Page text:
Researchers are reporting a link between a climate phenomenon know as El Nino and the number of cholera cases in eastern Africa. Predicting when there’s going to be an El Nino event could improve public health preparedness.
El Ninos are a global climate phenomenon that occurs at irregular times, approximately every two to seven years.
During an El Nino, surface ocean temperatures in the eastern Pacific off the coast of South America become warmer than usual. The warming trend begins around Christmas time.
The following year, in the fall, sea surface temperatures also warm, if somewhat less, in the western Pacific, leading to extreme weather events like flooding and droughts, conditions that are ripe for cholera outbreaks.
Approximately 177 million people reside in areas where the incidence of cholera increases during El Nino.
But there’s been scant evidence of El Nino’s health impact in Africa.
A study published in the Proceedings of the National Academy of Sciences found the incidence of cholera increased in countries in East Africa.
“Because they can either lead to surface flooding that washes contamination into drinking water in areas where there’s open defecation," said epidemiologist Sean Moore, who led the study. "It also can lead to overflowing of sewer systems in urban areas which again can lead to contamination of drinking water.”
There are approximately 150,000 cases of cholera per year, mostly in sub-Saharan Africa, according to Moore, an epidemiologist at Johns Hopkins School of Public Health in Baltimore.
But during El Ninos, researchers found the incidence swelled by some 50,000 cholera cases in eastern Africa, although the overall number of cases on the continent did not change — for reasons that are not completely understood, said Moore.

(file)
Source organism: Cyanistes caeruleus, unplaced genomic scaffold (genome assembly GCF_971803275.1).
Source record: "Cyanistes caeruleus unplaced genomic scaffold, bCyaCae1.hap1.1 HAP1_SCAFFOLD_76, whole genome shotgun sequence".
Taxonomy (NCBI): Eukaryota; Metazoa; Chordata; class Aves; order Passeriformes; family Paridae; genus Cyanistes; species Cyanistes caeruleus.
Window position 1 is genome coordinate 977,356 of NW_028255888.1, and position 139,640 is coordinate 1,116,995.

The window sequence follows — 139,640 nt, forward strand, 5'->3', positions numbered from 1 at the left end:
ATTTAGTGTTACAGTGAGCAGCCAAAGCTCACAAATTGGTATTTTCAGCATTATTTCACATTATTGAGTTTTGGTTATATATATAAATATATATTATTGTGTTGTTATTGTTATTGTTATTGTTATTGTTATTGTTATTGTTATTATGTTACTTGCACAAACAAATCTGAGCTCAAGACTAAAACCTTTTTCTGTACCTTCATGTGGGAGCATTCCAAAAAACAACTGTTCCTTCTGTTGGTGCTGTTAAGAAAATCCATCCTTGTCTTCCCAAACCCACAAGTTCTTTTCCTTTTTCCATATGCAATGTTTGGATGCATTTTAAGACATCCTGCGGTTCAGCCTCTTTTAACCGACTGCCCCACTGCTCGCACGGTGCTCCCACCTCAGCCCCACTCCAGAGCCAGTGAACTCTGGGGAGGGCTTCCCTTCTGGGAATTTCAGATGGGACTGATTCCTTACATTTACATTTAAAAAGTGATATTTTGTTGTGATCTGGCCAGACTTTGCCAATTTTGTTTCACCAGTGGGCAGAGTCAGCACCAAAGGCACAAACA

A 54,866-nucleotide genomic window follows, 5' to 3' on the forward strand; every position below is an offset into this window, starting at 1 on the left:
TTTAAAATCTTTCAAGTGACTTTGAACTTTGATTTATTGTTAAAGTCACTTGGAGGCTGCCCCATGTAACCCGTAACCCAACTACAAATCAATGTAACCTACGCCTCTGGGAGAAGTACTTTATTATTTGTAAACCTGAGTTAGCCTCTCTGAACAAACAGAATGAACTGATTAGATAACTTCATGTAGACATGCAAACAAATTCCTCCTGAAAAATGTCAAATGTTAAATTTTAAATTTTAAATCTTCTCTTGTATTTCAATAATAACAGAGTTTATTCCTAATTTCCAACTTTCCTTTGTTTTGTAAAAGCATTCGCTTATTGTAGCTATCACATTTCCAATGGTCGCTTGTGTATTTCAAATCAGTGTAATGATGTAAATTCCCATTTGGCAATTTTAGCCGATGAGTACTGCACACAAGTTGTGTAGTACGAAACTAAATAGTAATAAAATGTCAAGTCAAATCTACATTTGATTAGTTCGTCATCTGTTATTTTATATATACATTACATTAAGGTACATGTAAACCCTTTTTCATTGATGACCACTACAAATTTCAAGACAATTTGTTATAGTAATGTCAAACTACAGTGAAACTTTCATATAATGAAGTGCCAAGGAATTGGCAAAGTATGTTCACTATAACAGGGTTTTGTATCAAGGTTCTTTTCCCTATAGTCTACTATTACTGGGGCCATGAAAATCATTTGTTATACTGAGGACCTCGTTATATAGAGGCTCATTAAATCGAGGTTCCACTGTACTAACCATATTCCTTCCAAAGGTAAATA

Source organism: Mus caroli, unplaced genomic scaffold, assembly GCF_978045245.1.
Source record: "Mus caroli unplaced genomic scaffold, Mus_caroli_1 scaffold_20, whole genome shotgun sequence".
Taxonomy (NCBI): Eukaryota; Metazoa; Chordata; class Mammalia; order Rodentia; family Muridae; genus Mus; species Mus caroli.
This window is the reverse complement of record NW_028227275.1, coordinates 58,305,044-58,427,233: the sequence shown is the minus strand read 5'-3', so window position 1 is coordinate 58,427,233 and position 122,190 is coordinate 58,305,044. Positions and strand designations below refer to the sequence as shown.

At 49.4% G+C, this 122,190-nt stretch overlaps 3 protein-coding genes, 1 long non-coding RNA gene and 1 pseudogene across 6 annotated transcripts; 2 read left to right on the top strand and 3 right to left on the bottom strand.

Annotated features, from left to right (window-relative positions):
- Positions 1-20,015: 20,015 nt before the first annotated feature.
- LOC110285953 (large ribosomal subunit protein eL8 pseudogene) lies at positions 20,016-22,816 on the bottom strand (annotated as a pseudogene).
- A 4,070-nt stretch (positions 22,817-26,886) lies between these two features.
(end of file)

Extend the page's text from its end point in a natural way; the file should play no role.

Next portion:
Patterns of shift in the number of cholera cases were measured during El Ninos between the years 2000 and 2014. There also were 30,000 fewer cases reported in southern Africa during El Nino years compared to non-El Nino years, researchers found..
Scientists also saw a slight increase in the number of cholera cases in areas hit by drought due to El Nino.
Moore said that’s because when water becomes scarce, available drinking water can become contaminated by bacteria in human waste.
Without treatment, mortality rates from cholera can climb as high as 50 percent.
To the extent that the climate phenomenon can be predicted six to 12 months ahead of time, Moore said public health officials can prepare for outbreaks, which tend to occur early on.
“An advance warning could, even if it doesn’t prevent outbreak, it could at least prevent the deaths that tend to occur during the early part of an outbreak,” he said.
With oral rehydration therapy, Moore said the risk of death from cholera drops to 1 percent. He said there are now cheap cholera vaccines that could be used to prevent the disease when it’s known that an area is going to be hit by an El Nino.